Big Isle group
'Ukulele Lullaby: Pa'ani Pila (Liko)
Aself-titled debut album introduced Pa'ani Pila in 1997. It was a mixed bag of originals, modern Hawaiian standards, local bar band remakes and pseudo-Jamaican affectations. The Big Island quartet's second album is more of the same.
"Jammin' Big Island Style" is equal parts snappy arrangement and faux Jamaican posing. Ditto "Sweet Sweet Baby." The guys can jam but the bogus accents have got to go!
Hawaiian pop remakes of Bill Withers' "Lean On Me" and the Beatles' "Oh Darling" are better but still local bar band stuff. Pa'ani Pila does well with Hawaiian standards. Their arrangement of "Hanohano Hawaii/Na Moku 'Eha" suggests that they are fans of Led Kaapana.
The band writes in several styles. "The Richest Man" is an earnest contemporary local love song. "Crazy K Highway" finds them exploring a Hawaiian rock sound. The title song caps the collection; a synthetic string section is its only flaw.
In The Mix: SKI & The Swing Flava Family (MGC)
RAPPER SKI (aka SKI-103) earned a spot in local music history with "Hole Stroller," the best local rap song of the early 1990s. That was two albums ago. This one has notable "old skool" moments as SKI makes present tense references to "the Nine-Five," "the Nine-Tray," and other years past. Hook phrases from old albums percolate through this one too.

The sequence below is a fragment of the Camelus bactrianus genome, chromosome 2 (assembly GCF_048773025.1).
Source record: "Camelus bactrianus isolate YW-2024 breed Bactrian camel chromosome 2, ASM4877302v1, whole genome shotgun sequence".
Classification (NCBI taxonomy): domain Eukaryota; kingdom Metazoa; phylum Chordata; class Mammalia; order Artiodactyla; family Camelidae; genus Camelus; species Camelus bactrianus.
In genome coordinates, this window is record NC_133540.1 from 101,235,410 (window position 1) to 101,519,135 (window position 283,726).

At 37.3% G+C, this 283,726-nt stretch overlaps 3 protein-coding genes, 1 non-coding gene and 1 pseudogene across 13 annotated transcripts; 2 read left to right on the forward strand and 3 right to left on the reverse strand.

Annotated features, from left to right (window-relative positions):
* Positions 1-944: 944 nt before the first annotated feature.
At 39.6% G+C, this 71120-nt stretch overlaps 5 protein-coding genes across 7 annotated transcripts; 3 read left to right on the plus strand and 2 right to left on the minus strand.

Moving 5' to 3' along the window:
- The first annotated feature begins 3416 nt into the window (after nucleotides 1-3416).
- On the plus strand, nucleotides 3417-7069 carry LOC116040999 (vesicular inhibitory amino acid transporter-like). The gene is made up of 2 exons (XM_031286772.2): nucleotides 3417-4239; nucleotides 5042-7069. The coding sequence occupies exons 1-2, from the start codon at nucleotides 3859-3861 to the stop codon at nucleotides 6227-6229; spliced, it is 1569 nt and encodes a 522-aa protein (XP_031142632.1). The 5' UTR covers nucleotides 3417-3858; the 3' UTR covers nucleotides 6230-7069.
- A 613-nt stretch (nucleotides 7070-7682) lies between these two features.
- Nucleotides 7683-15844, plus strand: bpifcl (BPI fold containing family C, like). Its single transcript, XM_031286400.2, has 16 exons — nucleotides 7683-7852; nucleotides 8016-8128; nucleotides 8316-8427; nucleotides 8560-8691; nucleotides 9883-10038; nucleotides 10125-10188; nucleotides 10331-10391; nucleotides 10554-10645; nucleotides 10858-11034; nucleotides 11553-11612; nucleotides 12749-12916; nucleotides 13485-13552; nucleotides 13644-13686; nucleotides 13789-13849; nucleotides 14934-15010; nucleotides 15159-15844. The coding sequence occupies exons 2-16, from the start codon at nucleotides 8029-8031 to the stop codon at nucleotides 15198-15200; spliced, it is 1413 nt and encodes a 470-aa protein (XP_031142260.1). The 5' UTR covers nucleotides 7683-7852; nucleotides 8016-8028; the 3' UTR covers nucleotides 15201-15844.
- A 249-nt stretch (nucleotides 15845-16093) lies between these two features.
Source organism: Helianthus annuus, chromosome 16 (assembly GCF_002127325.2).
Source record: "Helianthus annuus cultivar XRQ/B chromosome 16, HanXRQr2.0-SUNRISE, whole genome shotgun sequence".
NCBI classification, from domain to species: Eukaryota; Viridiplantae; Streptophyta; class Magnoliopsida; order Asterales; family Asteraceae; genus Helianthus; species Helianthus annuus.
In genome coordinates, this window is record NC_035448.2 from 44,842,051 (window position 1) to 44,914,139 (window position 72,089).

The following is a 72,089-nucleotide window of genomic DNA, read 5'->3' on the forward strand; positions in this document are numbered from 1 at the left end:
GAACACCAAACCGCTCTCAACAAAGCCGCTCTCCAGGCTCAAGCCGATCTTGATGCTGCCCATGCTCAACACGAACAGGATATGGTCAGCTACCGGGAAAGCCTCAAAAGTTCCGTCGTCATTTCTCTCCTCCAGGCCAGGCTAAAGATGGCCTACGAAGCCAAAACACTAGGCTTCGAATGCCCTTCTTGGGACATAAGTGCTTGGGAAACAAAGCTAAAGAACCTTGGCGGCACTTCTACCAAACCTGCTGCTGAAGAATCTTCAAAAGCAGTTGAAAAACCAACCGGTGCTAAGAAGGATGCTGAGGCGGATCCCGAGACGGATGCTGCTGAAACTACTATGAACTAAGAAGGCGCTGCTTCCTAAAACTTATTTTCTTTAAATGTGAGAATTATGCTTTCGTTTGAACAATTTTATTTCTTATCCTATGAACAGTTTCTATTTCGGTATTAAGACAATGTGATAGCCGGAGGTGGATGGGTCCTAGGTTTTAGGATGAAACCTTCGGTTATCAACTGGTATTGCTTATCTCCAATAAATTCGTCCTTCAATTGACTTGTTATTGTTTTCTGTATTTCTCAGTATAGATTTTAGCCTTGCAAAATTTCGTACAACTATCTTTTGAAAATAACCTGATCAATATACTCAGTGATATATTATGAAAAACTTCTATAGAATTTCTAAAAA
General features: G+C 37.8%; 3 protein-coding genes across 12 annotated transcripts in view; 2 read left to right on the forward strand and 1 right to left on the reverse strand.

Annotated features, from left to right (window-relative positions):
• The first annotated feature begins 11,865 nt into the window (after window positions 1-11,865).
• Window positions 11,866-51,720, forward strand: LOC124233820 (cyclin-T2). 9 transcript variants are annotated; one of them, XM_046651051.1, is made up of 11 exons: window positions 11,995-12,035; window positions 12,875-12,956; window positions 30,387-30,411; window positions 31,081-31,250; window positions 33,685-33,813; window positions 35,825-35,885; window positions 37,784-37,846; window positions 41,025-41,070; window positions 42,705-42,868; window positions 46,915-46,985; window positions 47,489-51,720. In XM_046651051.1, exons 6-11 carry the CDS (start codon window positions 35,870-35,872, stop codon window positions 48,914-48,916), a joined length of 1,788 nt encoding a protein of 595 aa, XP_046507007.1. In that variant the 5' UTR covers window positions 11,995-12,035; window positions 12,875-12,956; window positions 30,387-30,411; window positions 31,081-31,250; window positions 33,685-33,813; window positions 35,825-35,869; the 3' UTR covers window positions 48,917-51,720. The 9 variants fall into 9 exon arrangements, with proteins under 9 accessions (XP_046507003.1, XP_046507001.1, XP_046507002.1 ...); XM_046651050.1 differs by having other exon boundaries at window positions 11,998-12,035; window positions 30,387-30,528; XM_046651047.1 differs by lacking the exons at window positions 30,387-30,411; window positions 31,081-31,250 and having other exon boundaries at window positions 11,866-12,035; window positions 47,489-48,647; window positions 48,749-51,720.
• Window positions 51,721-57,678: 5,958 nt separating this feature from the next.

SKI and Accumix share credit for producing this collection of original rap tracks and dance mixes. "Caught In The Mix" is as catchy as anything coming out of local studios. An uncredited female rapper adds a memorable romantic edge to "Destiny Love."
Volume I: Kimo Keliiholokai (Island Spirit Productions) CD single
IT'S been over three years since Kimo Keliiholokai introduced himself with his first local album. This CD single previews his second. Both songs are significant steps forward for him as composer and arranger who can deftly blend live and synthetic instruments.
"Island Spirit Island Voice" is an expansive anthem with an imaginative arrangement. "Come Bruddah We Go, " a whimsical cross-cultural potpourri, is imaginative too.
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John Berger, who has covered the local
entertainment scene since 1972, writes reviews of recordings
produced by Hawaii artists. See the Star-Bulletin's Home Zone
section on Fridays for the latest reviews.